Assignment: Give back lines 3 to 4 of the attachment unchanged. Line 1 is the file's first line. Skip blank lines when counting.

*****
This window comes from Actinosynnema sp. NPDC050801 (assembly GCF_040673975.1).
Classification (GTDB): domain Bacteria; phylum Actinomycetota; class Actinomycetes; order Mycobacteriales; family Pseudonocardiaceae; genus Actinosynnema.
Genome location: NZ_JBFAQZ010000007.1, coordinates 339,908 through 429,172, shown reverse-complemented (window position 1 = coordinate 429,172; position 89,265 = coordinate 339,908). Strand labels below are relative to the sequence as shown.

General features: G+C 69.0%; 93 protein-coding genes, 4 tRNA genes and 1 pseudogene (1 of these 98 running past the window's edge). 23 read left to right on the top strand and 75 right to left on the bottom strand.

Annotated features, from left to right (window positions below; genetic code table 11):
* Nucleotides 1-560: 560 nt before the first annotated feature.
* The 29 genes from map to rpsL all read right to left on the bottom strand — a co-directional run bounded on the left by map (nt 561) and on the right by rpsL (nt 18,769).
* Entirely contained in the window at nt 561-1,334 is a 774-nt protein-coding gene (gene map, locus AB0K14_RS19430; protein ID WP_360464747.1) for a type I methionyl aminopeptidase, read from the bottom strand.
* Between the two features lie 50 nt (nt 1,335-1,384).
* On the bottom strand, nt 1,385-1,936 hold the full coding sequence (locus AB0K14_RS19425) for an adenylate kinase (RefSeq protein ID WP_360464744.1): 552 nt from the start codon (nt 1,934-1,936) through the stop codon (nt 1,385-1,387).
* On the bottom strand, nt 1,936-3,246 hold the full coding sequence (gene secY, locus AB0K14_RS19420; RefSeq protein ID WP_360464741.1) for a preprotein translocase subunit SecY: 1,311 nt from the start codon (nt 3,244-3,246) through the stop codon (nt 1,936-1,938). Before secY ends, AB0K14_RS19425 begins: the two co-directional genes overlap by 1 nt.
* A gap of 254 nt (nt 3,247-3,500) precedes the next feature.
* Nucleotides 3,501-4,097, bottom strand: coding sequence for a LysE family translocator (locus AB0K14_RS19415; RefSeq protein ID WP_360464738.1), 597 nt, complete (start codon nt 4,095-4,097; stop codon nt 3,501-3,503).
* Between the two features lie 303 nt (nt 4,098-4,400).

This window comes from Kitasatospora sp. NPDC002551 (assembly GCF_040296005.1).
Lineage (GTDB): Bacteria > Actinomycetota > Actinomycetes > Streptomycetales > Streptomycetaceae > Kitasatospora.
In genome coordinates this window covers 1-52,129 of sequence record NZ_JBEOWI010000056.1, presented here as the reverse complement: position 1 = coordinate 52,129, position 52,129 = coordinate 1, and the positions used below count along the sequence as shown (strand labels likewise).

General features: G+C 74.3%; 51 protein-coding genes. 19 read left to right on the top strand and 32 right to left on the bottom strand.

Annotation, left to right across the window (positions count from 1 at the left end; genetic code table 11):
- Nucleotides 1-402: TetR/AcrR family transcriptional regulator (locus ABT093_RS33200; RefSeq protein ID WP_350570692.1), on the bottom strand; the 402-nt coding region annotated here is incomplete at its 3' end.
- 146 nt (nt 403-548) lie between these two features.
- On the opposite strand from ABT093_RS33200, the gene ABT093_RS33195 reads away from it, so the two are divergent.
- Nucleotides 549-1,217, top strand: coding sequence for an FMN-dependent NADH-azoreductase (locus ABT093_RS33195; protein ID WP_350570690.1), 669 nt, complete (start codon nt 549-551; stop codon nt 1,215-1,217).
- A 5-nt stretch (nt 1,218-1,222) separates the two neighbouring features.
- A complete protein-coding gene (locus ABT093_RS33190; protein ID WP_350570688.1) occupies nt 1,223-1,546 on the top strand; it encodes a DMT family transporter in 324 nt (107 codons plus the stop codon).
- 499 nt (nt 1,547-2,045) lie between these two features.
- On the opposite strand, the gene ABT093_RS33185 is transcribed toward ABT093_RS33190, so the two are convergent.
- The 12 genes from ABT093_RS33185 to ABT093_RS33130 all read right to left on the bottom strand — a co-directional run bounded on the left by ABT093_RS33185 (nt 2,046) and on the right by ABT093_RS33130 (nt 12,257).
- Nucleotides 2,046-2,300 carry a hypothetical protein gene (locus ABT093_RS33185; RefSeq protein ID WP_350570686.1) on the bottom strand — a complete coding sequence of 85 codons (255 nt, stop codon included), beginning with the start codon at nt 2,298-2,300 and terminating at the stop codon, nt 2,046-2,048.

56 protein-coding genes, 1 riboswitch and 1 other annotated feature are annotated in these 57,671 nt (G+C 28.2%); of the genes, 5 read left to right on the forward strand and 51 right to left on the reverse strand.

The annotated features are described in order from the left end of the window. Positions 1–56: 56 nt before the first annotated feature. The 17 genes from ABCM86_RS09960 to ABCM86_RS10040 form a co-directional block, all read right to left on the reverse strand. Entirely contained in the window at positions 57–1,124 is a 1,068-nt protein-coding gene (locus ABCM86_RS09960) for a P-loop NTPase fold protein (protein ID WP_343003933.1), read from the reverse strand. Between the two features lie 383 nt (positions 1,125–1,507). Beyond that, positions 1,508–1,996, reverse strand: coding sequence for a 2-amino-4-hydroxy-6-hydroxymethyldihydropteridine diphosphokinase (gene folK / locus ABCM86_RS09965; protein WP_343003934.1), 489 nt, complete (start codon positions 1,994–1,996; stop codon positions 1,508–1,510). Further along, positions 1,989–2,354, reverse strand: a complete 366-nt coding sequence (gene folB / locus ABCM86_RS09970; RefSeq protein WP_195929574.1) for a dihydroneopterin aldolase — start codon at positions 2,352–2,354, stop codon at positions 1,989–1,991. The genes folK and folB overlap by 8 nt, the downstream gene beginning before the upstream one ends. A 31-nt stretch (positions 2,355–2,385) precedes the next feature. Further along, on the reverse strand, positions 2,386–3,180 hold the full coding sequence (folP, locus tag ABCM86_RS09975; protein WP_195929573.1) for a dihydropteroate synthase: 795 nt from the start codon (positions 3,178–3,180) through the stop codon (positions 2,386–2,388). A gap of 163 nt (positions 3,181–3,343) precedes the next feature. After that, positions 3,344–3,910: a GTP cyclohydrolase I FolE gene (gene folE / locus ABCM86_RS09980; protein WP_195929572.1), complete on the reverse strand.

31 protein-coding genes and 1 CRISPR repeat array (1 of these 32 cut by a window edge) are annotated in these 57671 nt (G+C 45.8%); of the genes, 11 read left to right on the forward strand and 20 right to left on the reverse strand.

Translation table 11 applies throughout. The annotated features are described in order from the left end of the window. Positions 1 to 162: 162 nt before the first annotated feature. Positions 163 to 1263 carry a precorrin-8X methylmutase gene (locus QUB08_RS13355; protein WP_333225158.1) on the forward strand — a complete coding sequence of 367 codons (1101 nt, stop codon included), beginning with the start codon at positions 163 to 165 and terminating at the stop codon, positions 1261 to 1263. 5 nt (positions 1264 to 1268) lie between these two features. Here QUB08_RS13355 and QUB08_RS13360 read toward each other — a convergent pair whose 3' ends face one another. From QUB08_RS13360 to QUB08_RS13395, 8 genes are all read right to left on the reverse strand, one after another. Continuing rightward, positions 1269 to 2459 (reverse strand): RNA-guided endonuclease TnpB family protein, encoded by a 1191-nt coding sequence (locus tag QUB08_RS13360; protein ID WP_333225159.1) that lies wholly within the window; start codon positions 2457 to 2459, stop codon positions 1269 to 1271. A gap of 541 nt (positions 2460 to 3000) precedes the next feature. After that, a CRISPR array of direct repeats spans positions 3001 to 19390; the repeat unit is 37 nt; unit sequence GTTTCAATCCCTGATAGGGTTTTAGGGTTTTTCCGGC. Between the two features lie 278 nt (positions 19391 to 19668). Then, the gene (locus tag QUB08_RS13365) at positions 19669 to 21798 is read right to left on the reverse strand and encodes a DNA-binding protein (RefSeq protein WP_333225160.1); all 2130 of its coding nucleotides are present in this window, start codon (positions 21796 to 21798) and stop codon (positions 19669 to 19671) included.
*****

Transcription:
Genome location: NZ_JBFAQZ010000007.1, coordinates 339,908 through 429,172, shown reverse-complemented (window position 1 = coordinate 429,172; position 89,265 = coordinate 339,908). Strand labels below are relative to the sequence as shown.

General features: G+C 69.0%; 93 protein-coding genes, 4 tRNA genes and 1 pseudogene (1 of these 98 running past the window's edge). 23 read left to right on the top strand and 75 right to left on the bottom strand.